David Cameron is to set out by Christmas further plans to curb the rights of European Union migrants to work in the UK. What options might be under consideration?
Croatia is the latest country to join the EU. It's been reported that Mr Cameron could try to emulate the rules applying there to workers from other countries, including the UK.
Those wanting to live and work in Croatia for more than three months need a work permit, requiring:
- proof of accommodation or housing in Croatia
- proof of means of financial support
- proof of health insurance
- proof of purpose for stay (work, family, education, research and so on)
- a criminal background check (plus certified translation)
These restrictions are transitional, running out in 2020, when Croatia will have been an EU member for seven years. This is the point at which existing member states have to allow new members full access, as happened with Romania and Bulgaria earlier this year. Croatia imposed its own restrictions as a response.
Under this plan, immigration from the EU would stop after a certain number of people had entered the country or when the level of immigration was deemed to be too high for the UK's infrastructure and labour markets to cope.
Supporters argue it is flexible, will not mean permanent, far-reaching change and could be achieved without having to amend the Treaty of Lisbon.
This states: "The union shall offer its citizens an area of freedom, security and justice without internal frontiers, in which the free movement of persons is ensured in conjunction with appropriate measures with respect to external border controls, asylum, immigration and the prevention and combating of crime."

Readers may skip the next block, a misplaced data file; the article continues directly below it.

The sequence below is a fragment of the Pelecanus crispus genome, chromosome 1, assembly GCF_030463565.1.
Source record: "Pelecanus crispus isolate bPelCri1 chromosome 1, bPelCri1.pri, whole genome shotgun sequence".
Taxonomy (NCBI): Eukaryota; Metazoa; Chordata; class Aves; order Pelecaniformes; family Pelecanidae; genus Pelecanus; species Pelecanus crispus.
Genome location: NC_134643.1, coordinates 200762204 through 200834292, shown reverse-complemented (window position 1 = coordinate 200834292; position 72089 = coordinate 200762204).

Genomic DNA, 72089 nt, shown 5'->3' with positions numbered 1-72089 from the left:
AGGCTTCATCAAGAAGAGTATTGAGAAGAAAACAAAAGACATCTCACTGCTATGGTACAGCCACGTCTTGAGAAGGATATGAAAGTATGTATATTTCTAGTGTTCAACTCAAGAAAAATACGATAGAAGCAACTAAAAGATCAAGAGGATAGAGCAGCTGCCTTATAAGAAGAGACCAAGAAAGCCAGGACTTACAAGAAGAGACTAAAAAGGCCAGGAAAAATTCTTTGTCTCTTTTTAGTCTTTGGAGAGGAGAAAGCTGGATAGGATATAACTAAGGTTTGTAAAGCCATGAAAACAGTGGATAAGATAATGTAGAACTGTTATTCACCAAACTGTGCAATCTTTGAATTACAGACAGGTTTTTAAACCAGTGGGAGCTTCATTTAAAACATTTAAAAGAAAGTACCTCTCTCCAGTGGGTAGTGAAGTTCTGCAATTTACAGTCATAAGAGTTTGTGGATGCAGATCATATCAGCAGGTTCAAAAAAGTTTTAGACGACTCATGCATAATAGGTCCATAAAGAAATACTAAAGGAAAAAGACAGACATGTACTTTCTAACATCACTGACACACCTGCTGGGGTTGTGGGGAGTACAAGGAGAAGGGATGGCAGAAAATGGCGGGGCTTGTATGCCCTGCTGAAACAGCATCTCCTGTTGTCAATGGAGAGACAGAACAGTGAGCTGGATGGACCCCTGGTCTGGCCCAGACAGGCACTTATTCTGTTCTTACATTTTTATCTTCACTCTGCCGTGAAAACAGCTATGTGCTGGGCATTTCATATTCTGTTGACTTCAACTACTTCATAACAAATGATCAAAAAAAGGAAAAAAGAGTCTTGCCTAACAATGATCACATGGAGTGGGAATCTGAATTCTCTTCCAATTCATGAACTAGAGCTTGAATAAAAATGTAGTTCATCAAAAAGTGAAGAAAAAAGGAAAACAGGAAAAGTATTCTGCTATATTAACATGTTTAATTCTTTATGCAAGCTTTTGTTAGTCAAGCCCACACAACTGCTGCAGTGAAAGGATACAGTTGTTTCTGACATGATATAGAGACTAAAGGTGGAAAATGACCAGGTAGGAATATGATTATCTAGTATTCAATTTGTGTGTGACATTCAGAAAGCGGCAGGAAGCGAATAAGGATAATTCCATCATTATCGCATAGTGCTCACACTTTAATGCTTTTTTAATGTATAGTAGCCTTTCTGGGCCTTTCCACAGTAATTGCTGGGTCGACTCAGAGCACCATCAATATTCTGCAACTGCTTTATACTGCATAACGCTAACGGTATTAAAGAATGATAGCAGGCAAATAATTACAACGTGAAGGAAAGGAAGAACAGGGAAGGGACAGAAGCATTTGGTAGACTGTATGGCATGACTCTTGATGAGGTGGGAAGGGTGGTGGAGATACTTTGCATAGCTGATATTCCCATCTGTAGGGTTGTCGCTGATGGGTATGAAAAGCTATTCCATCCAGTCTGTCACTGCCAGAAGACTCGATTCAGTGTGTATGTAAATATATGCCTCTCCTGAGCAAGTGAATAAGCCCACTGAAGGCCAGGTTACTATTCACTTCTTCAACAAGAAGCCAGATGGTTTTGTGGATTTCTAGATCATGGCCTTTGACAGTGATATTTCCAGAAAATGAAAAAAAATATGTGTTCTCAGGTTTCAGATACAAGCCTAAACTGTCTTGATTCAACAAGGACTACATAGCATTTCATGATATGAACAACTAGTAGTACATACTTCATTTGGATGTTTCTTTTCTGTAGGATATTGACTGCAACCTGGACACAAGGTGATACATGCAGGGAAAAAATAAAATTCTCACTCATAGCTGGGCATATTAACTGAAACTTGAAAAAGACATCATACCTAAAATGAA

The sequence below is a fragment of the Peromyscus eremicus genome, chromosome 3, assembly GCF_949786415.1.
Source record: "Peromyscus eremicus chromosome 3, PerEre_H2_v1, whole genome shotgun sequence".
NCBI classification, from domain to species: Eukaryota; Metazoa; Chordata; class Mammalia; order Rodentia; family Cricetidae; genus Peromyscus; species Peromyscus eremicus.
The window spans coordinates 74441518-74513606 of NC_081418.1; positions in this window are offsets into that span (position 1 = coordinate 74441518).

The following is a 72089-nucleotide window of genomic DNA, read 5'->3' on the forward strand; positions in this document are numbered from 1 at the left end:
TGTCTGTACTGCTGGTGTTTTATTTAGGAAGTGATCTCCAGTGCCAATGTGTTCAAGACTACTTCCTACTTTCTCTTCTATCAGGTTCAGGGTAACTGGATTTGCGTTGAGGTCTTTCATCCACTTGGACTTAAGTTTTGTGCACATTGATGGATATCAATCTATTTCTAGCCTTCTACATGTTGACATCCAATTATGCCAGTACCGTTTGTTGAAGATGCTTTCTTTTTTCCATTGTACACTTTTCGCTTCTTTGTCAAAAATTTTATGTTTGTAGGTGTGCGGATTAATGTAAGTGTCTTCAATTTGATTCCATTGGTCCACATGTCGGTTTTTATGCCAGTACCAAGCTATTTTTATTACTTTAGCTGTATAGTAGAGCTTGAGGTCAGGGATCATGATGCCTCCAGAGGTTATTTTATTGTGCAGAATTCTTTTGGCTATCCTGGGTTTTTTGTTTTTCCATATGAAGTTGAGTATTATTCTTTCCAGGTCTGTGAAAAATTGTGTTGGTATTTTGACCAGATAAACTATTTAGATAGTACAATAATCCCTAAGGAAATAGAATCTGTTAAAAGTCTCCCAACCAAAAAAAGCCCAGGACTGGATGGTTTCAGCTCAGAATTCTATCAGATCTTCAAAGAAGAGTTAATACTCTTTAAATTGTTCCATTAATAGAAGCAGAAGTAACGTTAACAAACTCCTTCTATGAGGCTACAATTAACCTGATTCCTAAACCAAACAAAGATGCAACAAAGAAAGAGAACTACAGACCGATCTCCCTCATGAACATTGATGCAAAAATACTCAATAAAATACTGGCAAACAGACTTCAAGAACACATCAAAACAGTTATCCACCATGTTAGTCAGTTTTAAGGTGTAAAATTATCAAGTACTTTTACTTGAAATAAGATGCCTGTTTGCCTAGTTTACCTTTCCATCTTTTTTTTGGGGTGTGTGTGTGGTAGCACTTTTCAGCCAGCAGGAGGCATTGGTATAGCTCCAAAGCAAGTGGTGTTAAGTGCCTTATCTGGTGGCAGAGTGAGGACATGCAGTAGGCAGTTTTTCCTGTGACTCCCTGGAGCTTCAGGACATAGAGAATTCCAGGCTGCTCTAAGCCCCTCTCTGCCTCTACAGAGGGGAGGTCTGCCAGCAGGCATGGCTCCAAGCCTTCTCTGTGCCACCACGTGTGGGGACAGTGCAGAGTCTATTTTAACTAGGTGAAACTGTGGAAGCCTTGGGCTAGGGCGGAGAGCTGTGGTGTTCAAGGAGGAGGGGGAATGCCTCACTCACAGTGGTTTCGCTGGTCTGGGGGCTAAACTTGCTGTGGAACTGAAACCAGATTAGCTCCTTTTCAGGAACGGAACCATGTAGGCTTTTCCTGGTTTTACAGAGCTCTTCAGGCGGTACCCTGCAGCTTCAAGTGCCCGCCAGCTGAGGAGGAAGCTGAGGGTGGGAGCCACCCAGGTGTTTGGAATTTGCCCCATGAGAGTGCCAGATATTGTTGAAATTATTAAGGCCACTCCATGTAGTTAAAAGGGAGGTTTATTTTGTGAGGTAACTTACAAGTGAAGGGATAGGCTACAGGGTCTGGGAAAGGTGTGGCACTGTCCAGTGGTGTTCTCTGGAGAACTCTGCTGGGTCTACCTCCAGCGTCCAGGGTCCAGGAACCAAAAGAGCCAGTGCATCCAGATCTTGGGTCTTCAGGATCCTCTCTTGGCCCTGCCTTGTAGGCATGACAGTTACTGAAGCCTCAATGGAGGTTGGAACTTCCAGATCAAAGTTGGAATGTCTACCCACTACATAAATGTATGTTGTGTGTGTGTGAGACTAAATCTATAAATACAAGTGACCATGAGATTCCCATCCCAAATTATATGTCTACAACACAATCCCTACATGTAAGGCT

But opponents of a brake say it still undermines the principle of the free movement of people and workers and would need treaty reform, requiring the backing of all 28 member countries, possibly taking several years, if it happens at all.
This would involve a fixed limit on the number of people from the EU coming to work in the UK. This is likely to require treaty change, as it would fundamentally change the principle of free movement within the EU.
German Chancellor Angela Merkel has reportedly said she would rather see the UK leave the EU than allow this to happen.
One plan involves limiting the amount of National Insurance numbers issued to low-skilled workers. But, according to reports, Germany has also rejected this idea.
Under this plan, the government would replicate the system used to deal with migration from outside the EU. Only those with certain skills and income levels would be allowed in.
This would probably require treaty change.
There is a large discrepancy between average earnings in some EU states. There are concerns that this means the UK acts as a magnet for people from poorer nations, overwhelming labour markets and services. One option is to demand a rough parity of earnings before total freedom of movement is allowed between the UK and other EU countries.
Another suggestion focuses on stretching the existing European Commission rules "to their limits" by deporting EU migrants unless they are able to support themselves within three months of arriving. This could involve savings or the offer of a job paying above a certain level.
None of the options have been outlined in full, with full detail expected later this month or early in December.